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Hoffmann, R. A wiki for the life sciences where authorship matters. Nature Genetics (2008)

Scaffolding protein INAD regulates deactivation of vision by promoting phosphorylation of transient receptor potential by eye protein kinase C in Drosophila.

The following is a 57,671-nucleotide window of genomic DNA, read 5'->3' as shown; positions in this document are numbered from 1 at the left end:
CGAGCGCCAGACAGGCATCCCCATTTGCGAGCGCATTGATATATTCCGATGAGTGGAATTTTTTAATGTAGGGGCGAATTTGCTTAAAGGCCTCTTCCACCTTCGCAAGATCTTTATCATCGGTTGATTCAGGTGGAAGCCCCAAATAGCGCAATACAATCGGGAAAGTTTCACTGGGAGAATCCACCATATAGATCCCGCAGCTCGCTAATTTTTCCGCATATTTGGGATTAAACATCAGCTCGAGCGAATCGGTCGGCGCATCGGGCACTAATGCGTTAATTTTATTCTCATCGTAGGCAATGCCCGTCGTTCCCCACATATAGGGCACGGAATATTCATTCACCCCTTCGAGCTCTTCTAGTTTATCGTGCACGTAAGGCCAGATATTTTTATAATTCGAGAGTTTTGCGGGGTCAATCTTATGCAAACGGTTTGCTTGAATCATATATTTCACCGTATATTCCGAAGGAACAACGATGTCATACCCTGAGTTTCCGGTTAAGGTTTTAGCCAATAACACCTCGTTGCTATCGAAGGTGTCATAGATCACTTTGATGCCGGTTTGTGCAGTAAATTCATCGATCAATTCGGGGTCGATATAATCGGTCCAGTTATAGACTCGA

Drosophila visual signaling is one of the fastest G-protein-coupled transduction cascades, because effector and modulatory proteins are organized into a macromolecular complex ("transducisome"). Assembly of the complex is orchestrated by inactivation no afterpotential D (INAD), which colocalizes the transient receptor potential (TRP) Ca2+ channel, phospholipase Cbeta, and eye protein kinase C (eye-PKC), for more efficient signal transduction. Eye-PKC is critical for deactivation of vision. Moreover, deactivation is regulated by the interaction between INAD and TRP, because abrogation of this interaction in InaD(p215) results in slow deactivation similar to that of inaC(p209) lacking eye-PKC. To elucidate the mechanisms whereby eye-PKC modulates deactivation, here we demonstrate that eye-PKC, via tethering to INAD, phosphorylates TRP in vitro. We reveal that Ser982 of TRP is phosphorylated by eye-PKC in vitro and, importantly, in the fly eye, as shown by mass spectrometry. Furthermore, transgenic expression of modified TRP bearing an Ala substitution leads to slow deactivation of the visual response similar to that of InaD(p215). These results suggest that the INAD macromolecular complex plays an essential role in termination of the light response by promoting efficient phosphorylation at Ser982 of TRP for fast deactivation of the visual signaling.[1]


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